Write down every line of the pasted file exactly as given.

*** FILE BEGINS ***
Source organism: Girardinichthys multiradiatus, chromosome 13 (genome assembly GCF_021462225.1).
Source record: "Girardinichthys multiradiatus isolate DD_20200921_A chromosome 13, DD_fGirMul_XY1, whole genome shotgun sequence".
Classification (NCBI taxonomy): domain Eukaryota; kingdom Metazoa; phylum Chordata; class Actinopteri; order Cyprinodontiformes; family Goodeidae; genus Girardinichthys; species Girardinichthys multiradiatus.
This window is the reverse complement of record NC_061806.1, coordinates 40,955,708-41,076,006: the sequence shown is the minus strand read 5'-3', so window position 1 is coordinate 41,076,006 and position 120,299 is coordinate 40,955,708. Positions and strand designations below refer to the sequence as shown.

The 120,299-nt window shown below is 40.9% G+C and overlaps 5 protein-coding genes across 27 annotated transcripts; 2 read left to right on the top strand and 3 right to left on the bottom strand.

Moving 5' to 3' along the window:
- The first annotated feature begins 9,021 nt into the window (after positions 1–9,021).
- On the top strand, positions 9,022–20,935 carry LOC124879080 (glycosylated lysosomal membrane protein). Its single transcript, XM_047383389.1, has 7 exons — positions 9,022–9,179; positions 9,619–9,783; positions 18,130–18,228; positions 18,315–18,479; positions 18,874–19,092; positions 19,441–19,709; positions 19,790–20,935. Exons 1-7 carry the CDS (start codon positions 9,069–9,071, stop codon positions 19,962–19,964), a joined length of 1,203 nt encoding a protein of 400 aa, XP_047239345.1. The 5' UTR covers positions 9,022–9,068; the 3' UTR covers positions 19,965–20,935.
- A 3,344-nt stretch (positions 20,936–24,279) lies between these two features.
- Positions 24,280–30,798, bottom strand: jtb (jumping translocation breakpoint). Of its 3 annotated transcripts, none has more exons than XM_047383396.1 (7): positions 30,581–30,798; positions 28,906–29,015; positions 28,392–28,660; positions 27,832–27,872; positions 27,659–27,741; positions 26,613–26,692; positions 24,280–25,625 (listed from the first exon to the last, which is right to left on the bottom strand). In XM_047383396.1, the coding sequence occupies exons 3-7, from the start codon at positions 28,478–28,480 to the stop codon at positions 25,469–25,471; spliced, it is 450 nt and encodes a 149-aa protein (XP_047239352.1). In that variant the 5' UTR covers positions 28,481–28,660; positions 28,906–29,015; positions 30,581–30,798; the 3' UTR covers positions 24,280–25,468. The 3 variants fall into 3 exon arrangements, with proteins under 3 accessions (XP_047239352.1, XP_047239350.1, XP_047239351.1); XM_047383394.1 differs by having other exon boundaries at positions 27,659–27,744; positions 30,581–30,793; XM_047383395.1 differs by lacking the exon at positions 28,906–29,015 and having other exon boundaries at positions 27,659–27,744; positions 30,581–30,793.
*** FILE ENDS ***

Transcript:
Source organism: Girardinichthys multiradiatus, chromosome 13 (genome assembly GCF_021462225.1).
Source record: "Girardinichthys multiradiatus isolate DD_20200921_A chromosome 13, DD_fGirMul_XY1, whole genome shotgun sequence".
Classification (NCBI taxonomy): domain Eukaryota; kingdom Metazoa; phylum Chordata; class Actinopteri; order Cyprinodontiformes; family Goodeidae; genus Girardinichthys; species Girardinichthys multiradiatus.
This window is the reverse complement of record NC_061806.1, coordinates 40,955,708-41,076,006: the sequence shown is the minus strand read 5'-3', so window position 1 is coordinate 41,076,006 and position 120,299 is coordinate 40,955,708. Positions and strand designations below refer to the sequence as shown.

The 120,299-nt window shown below is 40.9% G+C and overlaps 5 protein-coding genes across 27 annotated transcripts; 2 read left to right on the top strand and 3 right to left on the bottom strand.

Moving 5' to 3' along the window:
- The first annotated feature begins 9,021 nt into the window (after positions 1–9,021).
- On the top strand, positions 9,022–20,935 carry LOC124879080 (glycosylated lysosomal membrane protein). Its single transcript, XM_047383389.1, has 7 exons — positions 9,022–9,179; positions 9,619–9,783; positions 18,130–18,228; positions 18,315–18,479; positions 18,874–19,092; positions 19,441–19,709; positions 19,790–20,935. Exons 1-7 carry the CDS (start codon positions 9,069–9,071, stop codon positions 19,962–19,964), a joined length of 1,203 nt encoding a protein of 400 aa, XP_047239345.1. The 5' UTR covers positions 9,022–9,068; the 3' UTR covers positions 19,965–20,935.
- A 3,344-nt stretch (positions 20,936–24,279) lies between these two features.
- Positions 24,280–30,798, bottom strand: jtb (jumping translocation breakpoint). Of its 3 annotated transcripts, none has more exons than XM_047383396.1 (7): positions 30,581–30,798; positions 28,906–29,015; positions 28,392–28,660; positions 27,832–27,872; positions 27,659–27,741; positions 26,613–26,692; positions 24,280–25,625 (listed from the first exon to the last, which is right to left on the bottom strand). In XM_047383396.1, the coding sequence occupies exons 3-7, from the start codon at positions 28,478–28,480 to the stop codon at positions 25,469–25,471; spliced, it is 450 nt and encodes a 149-aa protein (XP_047239352.1). In that variant the 5' UTR covers positions 28,481–28,660; positions 28,906–29,015; positions 30,581–30,798; the 3' UTR covers positions 24,280–25,468. The 3 variants fall into 3 exon arrangements, with proteins under 3 accessions (XP_047239352.1, XP_047239350.1, XP_047239351.1); XM_047383394.1 differs by having other exon boundaries at positions 27,659–27,744; positions 30,581–30,793; XM_047383395.1 differs by lacking the exon at positions 28,906–29,015 and having other exon boundaries at positions 27,659–27,744; positions 30,581–30,793.